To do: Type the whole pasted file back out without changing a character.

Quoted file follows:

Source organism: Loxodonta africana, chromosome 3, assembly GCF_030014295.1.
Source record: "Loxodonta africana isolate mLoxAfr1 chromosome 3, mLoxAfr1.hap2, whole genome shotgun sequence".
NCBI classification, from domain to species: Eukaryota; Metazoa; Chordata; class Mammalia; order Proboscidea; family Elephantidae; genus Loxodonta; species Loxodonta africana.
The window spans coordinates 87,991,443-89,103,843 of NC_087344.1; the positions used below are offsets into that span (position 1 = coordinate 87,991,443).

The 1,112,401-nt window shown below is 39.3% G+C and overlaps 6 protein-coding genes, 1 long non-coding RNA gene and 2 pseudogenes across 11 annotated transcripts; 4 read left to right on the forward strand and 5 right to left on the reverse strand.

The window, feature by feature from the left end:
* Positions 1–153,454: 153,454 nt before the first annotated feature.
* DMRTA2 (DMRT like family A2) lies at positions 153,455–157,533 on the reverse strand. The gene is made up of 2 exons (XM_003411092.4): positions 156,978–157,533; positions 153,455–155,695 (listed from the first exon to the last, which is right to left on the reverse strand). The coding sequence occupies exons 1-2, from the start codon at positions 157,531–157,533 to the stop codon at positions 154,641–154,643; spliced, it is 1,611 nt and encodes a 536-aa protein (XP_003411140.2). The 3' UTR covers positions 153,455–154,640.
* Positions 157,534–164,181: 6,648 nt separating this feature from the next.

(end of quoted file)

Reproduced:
Source organism: Loxodonta africana, chromosome 3, assembly GCF_030014295.1.
Source record: "Loxodonta africana isolate mLoxAfr1 chromosome 3, mLoxAfr1.hap2, whole genome shotgun sequence".
NCBI classification, from domain to species: Eukaryota; Metazoa; Chordata; class Mammalia; order Proboscidea; family Elephantidae; genus Loxodonta; species Loxodonta africana.
The window spans coordinates 87,991,443-89,103,843 of NC_087344.1; the positions used below are offsets into that span (position 1 = coordinate 87,991,443).

The 1,112,401-nt window shown below is 39.3% G+C and overlaps 6 protein-coding genes, 1 long non-coding RNA gene and 2 pseudogenes across 11 annotated transcripts; 4 read left to right on the forward strand and 5 right to left on the reverse strand.

The window, feature by feature from the left end:
* Positions 1–153,454: 153,454 nt before the first annotated feature.
* DMRTA2 (DMRT like family A2) lies at positions 153,455–157,533 on the reverse strand. The gene is made up of 2 exons (XM_003411092.4): positions 156,978–157,533; positions 153,455–155,695 (listed from the first exon to the last, which is right to left on the reverse strand). The coding sequence occupies exons 1-2, from the start codon at positions 157,531–157,533 to the stop codon at positions 154,641–154,643; spliced, it is 1,611 nt and encodes a 536-aa protein (XP_003411140.2). The 3' UTR covers positions 153,455–154,640.
* Positions 157,534–164,181: 6,648 nt separating this feature from the next.